Reason # 1,725 Why Government-Run Schools Make Me Sick–by Michael J. Hurd

Students at an Ohio middle school were asked to decide who they would leave behind if the world was about to end, using age, religion and other descriptions as markers for their decisions.

The assignment sparked widespread uproar.

“Whom to Leave Behind” asked students at Roberts Middle School in Cuyahoga Falls to choose eight out of 12 people to put into a space ship and take to a different planet because the world was ending, according to the Cleveland Plain-Dealer.

Choices included a homosexual pro athlete, a militant African-American medical student and a female movie star who was a victim of sexual assault. [Source: Fox News online]

Government-run schools do not exist to teach children how to think. They exist to teach children WHAT to think. And this ridiculous exercise serves as yet another example.

The purpose of the exercise is clear: To shame and moralize students who give the “wrong” answer.

A reader of mine wrote me the following:

Notice that the criteria for who gets ‘left behind’ doesn’t include a single word about the moral stature, virtues, or values of the individuals. Just what color they are, what their jobs are, or what their victim status is. Hm…Should we take the Papuan vegan lesbian who was recently raped?

Eloquently put!

That’s my main objection, too. Why are the distinguishing attributes of the people you’re asked to save demographic variables over which the person has no control? Who cares what the race, sexual orientation or sexual abuse status of the potential victims are?

Why rig the question in this way? If you’re going to ask the question at all, why not ask students what qualities they’d look for in deciding who to save? And if you’re going to rig the question, why not do so with rational and universal values rather than ones only important to leftist twits who inhabit Manhattan and San Francisco?

The question actually is rather sick. It implies that life is a zero-sum game where sooner or later, somebody will have to be sacrificed. That’s the leftist, “liberal”, collectivist and Communistic outlook on life. They have nothing to offer us. Only despair — from which they will conveniently rescue us, provided we give them unlimited funds and power.

Notice how there’s no room for another point-of-view–the uplifiting, individualistic and rational one that would put qualities such as character, intelligence and integrity on a much higher plane than sexual orientation and race.

We’ve got to get rid of government-run schools. At least in a free market for education, parents and students would have alternatives to this diabolical trash.

We’re destroying our civilization by indoctrinating the vast majority of kids in schools with the idiotic, shallow and illogical values and standards of progressives.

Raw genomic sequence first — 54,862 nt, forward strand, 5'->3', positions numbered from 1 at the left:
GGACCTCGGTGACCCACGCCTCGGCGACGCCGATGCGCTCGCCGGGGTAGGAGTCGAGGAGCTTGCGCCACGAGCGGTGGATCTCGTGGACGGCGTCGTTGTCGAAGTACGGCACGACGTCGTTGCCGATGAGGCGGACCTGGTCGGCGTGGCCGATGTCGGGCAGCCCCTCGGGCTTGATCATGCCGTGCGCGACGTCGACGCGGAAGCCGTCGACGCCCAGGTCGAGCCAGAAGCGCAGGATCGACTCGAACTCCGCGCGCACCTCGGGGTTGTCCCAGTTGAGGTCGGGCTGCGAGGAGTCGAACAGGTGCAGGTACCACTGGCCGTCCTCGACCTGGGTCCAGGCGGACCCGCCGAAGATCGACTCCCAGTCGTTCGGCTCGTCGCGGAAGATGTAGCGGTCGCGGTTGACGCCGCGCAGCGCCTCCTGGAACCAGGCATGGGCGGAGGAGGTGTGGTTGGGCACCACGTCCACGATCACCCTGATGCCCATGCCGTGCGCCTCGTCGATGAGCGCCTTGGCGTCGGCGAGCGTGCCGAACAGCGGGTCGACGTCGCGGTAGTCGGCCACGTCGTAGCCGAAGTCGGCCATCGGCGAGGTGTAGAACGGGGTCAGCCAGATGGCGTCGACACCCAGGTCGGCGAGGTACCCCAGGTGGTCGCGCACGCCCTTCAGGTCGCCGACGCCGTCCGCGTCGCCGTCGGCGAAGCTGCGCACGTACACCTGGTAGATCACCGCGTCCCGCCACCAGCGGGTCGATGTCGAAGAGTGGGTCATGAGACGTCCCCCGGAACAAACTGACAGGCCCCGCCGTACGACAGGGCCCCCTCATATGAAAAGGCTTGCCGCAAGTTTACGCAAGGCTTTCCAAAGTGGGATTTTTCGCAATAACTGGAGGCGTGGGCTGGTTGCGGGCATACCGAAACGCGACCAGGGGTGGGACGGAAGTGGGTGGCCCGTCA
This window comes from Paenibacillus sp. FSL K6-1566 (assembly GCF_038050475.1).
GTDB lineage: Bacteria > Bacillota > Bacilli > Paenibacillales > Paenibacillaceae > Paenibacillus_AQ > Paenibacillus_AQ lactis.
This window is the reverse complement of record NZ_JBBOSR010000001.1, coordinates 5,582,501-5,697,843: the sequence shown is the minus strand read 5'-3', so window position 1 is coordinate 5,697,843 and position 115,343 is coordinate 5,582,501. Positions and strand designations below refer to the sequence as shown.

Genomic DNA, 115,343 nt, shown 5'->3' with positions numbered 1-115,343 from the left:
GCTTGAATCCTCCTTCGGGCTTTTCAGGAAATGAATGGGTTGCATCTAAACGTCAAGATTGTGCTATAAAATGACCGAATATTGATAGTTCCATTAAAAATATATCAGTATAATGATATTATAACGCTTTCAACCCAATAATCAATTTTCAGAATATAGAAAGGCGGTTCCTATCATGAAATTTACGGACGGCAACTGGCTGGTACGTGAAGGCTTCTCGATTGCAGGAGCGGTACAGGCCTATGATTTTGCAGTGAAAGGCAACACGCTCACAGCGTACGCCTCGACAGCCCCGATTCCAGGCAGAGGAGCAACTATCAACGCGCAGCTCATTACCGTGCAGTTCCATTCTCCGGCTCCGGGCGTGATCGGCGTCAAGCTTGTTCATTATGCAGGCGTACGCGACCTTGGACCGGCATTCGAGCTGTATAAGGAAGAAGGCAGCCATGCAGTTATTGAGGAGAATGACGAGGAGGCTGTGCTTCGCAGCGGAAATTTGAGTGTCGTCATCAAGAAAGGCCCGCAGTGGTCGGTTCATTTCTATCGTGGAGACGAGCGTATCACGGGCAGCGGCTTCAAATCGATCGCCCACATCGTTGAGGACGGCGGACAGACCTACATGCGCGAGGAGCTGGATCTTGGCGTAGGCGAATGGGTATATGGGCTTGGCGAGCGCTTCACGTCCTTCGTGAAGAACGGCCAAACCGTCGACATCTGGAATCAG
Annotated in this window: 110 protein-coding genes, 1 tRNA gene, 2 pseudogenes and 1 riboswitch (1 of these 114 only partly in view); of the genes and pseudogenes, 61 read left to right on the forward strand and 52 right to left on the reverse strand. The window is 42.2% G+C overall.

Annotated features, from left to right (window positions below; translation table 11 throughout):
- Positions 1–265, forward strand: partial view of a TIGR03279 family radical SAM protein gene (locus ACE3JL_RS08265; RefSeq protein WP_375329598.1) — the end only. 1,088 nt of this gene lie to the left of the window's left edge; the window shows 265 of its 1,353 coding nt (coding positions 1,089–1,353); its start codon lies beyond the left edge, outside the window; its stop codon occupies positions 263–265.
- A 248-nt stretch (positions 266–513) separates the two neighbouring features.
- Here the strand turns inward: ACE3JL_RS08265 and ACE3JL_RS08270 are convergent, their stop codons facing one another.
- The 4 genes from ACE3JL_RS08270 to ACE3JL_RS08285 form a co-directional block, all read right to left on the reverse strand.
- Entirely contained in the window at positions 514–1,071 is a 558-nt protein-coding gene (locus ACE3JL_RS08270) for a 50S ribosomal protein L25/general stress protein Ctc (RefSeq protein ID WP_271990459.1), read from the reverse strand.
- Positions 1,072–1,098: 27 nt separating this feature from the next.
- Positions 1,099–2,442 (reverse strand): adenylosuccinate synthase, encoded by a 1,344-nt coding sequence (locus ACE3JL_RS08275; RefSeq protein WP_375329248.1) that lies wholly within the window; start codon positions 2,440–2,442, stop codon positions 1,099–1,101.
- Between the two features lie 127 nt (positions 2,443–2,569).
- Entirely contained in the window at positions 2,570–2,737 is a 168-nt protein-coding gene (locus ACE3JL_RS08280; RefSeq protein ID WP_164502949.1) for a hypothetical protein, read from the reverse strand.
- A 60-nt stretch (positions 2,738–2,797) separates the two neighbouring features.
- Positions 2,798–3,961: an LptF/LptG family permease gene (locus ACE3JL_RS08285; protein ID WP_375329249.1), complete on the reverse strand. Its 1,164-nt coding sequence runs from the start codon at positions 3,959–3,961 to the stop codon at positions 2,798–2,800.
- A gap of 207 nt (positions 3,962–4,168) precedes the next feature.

I say this in the most atheistic spirit imaginable: God help us all.

Why Intellectuals Hate Capitalism – Reason.com

Intellectuals have always disdained commerce,” says Whole Foods Market co-founder John Mackey. They “have always sided with the aristocrats to maintain a society where the businesspeople were kept down.” Having helped create the global grocery chain intellectuals arguably like best, Mackey has evolved into one of capitalism’s most persuasive champions, making the moral, practical, and even spiritual case that free exchange ennobles all who participate.

More than any other retailer, Whole Foods has reconfigured what and how America eats. Since opening its first store in Austin, Texas, in 1980, the company has helped its customers develop a taste for high-quality meats, produce, cheeses, and wines, as well as for information about where all the stuff gets sourced. Mackey, 62, continues to set the pace for what’s expected in organic and sustainably harvested food.

Because of Whole Foods’ educated customer base and because Mackey is himself a vegan and a champion of collaboration between management and workers, it’s easy to mistake him for a progressive left-winger. Indeed, an early version of Jonah Goldberg’s bestselling 2008 book Liberal Fascism even bore the subtitle “The Totalitarian Temptation from Hegel to Whole Foods.”

Yet that misses the radical vision of capitalism at the heart of Mackey’s thought. A high-profile critic of the minimum wage, Obamacare, and the regulatory state, Mackey believes that free markets are the best way not only to raise living standards but to create meaning for individuals, communities, and society. At the same time, he challenges a number of libertarian dogmas, including the notion that publicly traded companies should always seek to exclusively maximize shareholder value. Conscious Capitalism, the 2013 book he co-authored with Rajendra Sisodia, lays out a detailed vision for a post-industrial capitalism that addresses spiritual desire as much as physical need.

Reason TV’s Nick Gillespie talked with Mackey earlier this summer at FreedomFest in Las Vegas. To see the full video, go to reason.com. (Disclosure: Whole Foods Market is a supporter of Reason Foundation, the nonprofit that publishes this magazine.)

reason: You believe capitalism is not only the greatest wealth creator but helps poor people get rich. But you see it as constantly being misrepresented, even by its champions. Why is capitalism under attack?

John Mackey: Intellectuals have always disdained commerce. That is something that tradesmen did—people that were in a lower class. Minorities oftentimes did it, like you had the Jews in the West. And when they became wealthy and successful and rose, then they were envied, they were persecuted and their wealth confiscated, and many times they were run out of country after country. Same thing happened with the Chinese in the East. They were great businesspeople as well.

So the intellectuals have always sided with the aristocrats to maintain a society where the businesspeople were kept down. You might say that capitalism was the first time that businesspeople caught a break. Because of Adam Smith and the philosophy that came along with that, the industrial revolution began this huge upward surge of prosperity.